I spy a word that starts with an “f….” Flirt & Flutter is a good evocative name. Initial “f’s” signal a sense of speed (fast, furious, frantic, flip, flash), goodness (fresh, fragrant, freedom, flavor, flush) and lightness (feather, flight, flicker, flury, float). Without any other cues as to the industry they’re in, the salon’s tagline leaves no doubt. The problem is they are trying to be more than what they are. What is it with this lifestyle thing? Just like everyone calling him-or herself an author, every company seems to be copycatting the lifestyle position. Most can’t even remotely deliver. At the very least, one tagline is enough.

Next up is the domain. Either the domain lags behind what may have been a name change from “Flirt & Flutter Lash Loft” to “Flirt & Flutter” or “,” “,” “” and “” (as examples) were already taken. The domain, however, makes the “…a Lifestyle” all the more unbelievable. Trying to be the Sprite in a cola proliferation is not working.


No, not the latest Asian model or starlet. I’m talking about SILPADA. They’ve got everything wrong, except their craft. I love sterling silver jewelry, preferably the vintage American Indian and mid-century Nordic kind. For the purist, the only silver is sterling. Unfortunately, sterling doesn’t anything along the lines of a Denomination of Origin that would inform the buyer as to what is and is not sterling, much less to the fact that there is a difference. Part of the problem stems from ignorance (intentional and not). Salespeople say “silver” and only the informed know to ask if it’s real…meaning sterling or .925 or above silver content. Thankfully, this brand is upfront about the quality of its silver; it’s praised as “handcrafted,” yet the company never divulges the origin of the goods outside of the “world.” So, let’s get on with what I’m not sold on.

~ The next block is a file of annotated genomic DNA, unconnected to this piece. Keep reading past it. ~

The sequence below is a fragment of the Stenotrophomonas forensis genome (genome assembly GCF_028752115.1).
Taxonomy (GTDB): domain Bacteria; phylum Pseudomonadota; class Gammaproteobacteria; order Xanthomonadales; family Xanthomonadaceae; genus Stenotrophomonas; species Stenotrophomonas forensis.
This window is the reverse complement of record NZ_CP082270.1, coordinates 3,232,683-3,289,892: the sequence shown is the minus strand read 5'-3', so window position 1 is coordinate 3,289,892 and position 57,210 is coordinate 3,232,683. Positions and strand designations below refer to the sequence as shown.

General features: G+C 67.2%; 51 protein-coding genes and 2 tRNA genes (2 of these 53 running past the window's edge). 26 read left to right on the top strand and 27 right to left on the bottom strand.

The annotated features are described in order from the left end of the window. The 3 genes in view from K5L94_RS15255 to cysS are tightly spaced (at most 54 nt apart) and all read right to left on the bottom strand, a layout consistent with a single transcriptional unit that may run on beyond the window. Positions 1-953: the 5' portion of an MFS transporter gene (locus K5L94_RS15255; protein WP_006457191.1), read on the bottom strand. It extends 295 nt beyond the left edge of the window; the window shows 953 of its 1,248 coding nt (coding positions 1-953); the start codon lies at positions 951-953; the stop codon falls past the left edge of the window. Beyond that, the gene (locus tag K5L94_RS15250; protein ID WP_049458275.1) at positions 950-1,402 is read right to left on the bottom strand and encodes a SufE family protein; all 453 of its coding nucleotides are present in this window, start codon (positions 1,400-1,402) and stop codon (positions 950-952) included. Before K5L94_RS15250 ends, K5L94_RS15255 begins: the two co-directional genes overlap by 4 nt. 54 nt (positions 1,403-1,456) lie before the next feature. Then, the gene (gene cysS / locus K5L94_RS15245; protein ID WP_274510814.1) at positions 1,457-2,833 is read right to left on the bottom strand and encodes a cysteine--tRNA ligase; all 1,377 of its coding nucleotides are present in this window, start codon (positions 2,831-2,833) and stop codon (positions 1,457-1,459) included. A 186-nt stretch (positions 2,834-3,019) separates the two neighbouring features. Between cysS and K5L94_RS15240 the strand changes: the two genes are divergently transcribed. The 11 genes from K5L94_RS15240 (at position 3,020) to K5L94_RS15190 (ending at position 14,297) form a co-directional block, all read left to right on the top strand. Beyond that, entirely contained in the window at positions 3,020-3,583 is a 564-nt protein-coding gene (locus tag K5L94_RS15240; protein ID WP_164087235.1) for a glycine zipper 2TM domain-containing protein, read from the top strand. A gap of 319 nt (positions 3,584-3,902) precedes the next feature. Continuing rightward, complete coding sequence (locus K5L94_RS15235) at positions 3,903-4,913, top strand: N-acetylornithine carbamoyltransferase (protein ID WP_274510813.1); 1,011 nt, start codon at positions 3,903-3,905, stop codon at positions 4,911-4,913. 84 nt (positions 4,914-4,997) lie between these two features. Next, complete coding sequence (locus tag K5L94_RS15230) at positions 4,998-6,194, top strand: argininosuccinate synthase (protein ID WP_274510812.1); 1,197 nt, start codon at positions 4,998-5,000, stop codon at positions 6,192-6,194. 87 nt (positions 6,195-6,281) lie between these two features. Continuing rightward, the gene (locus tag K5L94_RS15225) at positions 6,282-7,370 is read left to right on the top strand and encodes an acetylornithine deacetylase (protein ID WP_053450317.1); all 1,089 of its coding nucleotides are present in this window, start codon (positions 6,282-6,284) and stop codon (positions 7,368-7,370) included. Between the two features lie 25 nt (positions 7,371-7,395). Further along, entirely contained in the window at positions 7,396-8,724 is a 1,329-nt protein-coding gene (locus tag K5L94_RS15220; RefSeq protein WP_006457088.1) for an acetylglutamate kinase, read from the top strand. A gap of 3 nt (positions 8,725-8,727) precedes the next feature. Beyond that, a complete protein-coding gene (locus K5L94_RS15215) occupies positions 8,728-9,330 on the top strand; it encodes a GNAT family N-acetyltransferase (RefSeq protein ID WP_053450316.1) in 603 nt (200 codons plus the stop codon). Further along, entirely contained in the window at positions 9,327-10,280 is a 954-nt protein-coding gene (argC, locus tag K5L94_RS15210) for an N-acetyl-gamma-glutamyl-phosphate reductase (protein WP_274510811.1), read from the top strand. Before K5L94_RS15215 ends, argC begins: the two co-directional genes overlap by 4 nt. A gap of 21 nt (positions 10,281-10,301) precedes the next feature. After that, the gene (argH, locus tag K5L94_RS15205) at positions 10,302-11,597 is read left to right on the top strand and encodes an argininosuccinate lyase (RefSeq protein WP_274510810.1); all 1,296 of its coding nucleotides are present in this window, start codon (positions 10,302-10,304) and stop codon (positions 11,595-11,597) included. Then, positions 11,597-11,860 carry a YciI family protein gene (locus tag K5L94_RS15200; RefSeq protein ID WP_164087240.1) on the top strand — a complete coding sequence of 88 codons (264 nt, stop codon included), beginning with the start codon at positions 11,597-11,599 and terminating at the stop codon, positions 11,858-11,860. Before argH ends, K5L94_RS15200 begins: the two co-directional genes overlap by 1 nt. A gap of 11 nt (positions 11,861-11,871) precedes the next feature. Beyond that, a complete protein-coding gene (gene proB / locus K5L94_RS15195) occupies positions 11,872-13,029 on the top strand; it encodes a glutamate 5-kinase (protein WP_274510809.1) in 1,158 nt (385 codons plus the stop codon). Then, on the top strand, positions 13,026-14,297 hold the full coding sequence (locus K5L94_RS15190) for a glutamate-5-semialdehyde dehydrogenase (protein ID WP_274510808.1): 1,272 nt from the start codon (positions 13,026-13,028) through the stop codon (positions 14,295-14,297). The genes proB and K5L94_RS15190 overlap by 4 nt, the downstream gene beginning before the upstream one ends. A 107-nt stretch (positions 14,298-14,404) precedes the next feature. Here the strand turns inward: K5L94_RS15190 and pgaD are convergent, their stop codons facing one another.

Nothing is credible in this ad, dated or not, or at the website. The tagline here tells me what they’re peddling, but there’s really no need…could this lady have on any more jewelry? So much is bad taste; it just cheapens the idea…and the wearer. Such a display even cheapens sterling, which has a long-standing image issue to the less artistically inclined. (Some people won’t wear anything but gold, even if it is gold-dipped, vermeil or 10-carat.) Sterling lacks fans mostly due to things like this: poor product design (there’s just no depth or soul to what looks and is overly commercial) and even poorer branding. Also, sterling tarnishes, and people are lazy. They don’t want to do any maintenance on their adornments. But, it’s just like most everything…you need to keep your purses, shoes, teeth and earbuds clean. Gold needs cleaning on occasion, too.

I never could figure out this ad (from InStyle, November 2009) of a few years back (yes, I’m going through some magazine clippings) — What do vacation days have to do with jewelry? I don’t naturally associate “controlling my time” with a vacation. Why do I want to escape with jewelry? Is that my retail therapy? The colors of the gal’s outfit? Again, nothing aspirational.